Losing your job, finding yourself and seeing the impact of being jobless
Knowing why a job loss makes us feel so awful is key to understanding how to deal with it. The emotional turmoil we experience when losing a job creates the same grief as losing a loved one. One study published in Frontiers in Psychology showed that job loss can have the same psychological and health consequences as those arising during the grieving process.
These would include denial and isolation, anger, bargaining, hope, depression and acceptance, as laid out in the psychological "Five stages of grief" model.
Having a job is an essential part of a person’s development, and finding yourself unemployed triggers a process of personal and social adjustment. According to a Swedish study, people see work as the basis for belonging.
Losing a job affects their social lives and, because of financial changes, their spending habits. They also found that feelings of isolation, loss of self-esteem and hopelessness, which affected their physical well-being, were significant in those who had become unemployed. Older people experience this progress more intensely, as do those with dependents relying on their income. Researchers concluded that this was related to their concept of how employable they were and the pressure they were under to provide.
Six ways to survive and thrive
Job loss is a challenge, but it’s not an insurmountable one. In fact, “the struggle with the trauma of job loss can generate new self-meanings and foster stronger, more authentic and independent selves”, according to an article in Human Resource Management Review.
But how do you do it?
Deal with the grief
The University of Washington’s Counseling Centre emphasises the importance of grieving: “It allows us to ‘free-up’ energy that is bound to the lost experience – so that we might re-invest that energy elsewhere.” Even if your job search needs to begin immediately, allow yourself to experience the different emotions so that you can move on. Journalling or talking to a friend can help.
Author and grief counsellor, Dr Alan D. Wolfelt, emphasises that anyone going through loss should, “Respect what your body and mind tell you. Nurture yourself. Get enough rest. Eat balanced meals. You must mourn if you are to heal, but you must also live.”
Schedule time for self-care. Exercise at home or walk around the block, make healthier food choices, get enough sleep and stick to regular hours. You’ll be better able to put your all into the job hunt if you are feeling refreshed and energised. Remember that part of self-care involves protection against disaster. Keep your insurance and medical aid up to date so that, if the worst happens, you won’t find yourself in even deeper waters.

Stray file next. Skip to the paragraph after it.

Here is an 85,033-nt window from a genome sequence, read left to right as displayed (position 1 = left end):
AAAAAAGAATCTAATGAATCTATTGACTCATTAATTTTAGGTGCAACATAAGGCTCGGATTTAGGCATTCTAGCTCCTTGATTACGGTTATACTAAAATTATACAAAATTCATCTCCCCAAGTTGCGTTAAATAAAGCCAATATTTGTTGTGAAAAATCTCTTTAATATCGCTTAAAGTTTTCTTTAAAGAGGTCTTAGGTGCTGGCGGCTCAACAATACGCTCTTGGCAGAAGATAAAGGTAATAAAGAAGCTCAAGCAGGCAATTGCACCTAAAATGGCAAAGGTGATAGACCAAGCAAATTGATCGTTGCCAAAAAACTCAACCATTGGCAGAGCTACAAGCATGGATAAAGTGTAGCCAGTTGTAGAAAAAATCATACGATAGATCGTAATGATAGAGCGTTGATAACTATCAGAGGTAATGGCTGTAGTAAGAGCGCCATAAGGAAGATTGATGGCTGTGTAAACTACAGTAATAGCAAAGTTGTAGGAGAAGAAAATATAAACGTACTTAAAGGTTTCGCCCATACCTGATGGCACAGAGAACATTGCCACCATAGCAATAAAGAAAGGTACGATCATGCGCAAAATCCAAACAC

Stephen Covey, the author of The Seven Habits Of Highly Successful People, suggests writing a mission statement: “This becomes your ‘constitution’, the solid expression of your vision and values… the criterion by which you measure everything else in your life.”
The more clarity you have on who you are, the less you will feel like losing your job means you’ve lost yourself. It allows you to define what kind of job you really want. If finances allow, take a learning course – either to brush up on existing skills or to learn something completely new. Education can never be taken away from you, and it indicates motivation and work ethic to potential employers.
Schedule your life
The loss of routine is a major stress factor after retrenchment, so it’s important to set up a new routine and stick to it in order to make every day a job-finding day. Wake up on time, get dressed, have a schedule for job searching and studies, take a lunch break, set aside time for connecting with people… in a nutshell, make finding a job your job.
In the aforementioned Swedish study, respondents reported that their coping strategy against poor mental health included social support and having other activities to provide structure and meaning. This can be challenging when financial worries keep you from going out or connecting as you used to, but persevere – you may be surprised by the support you receive.
And don’t be afraid to say you’re currently looking for a job – almost everyone has been in the same boat and this lets them know that you’re available. Who knows, they might just help you find exactly what you’re looking for.
Donate your time
Volunteering boosts mood, provides a sense of purpose, and decreases isolation. You may also learn new skills and meet new people, which could provide networking opportunities. Moreover, volunteer work – especially if related to your industry – is a bonus on your CV. One study of 70 000 people by the US Corporation for National and Community Service found that, “Acquiring skills or knowledge as a volunteer and then putting them to use may demonstrate higher levels of capacity, potentially making the volunteer more attractive to… employers.” The decade-long study additionally noted that volunteers had a 27% greater chance of finding employment.
As the saying goes, “Life is what happens when you’re making other plans”. If you use job loss as an opportunity to grow and learn, then it may turn out to be exactly what you need to move onwards and upwards.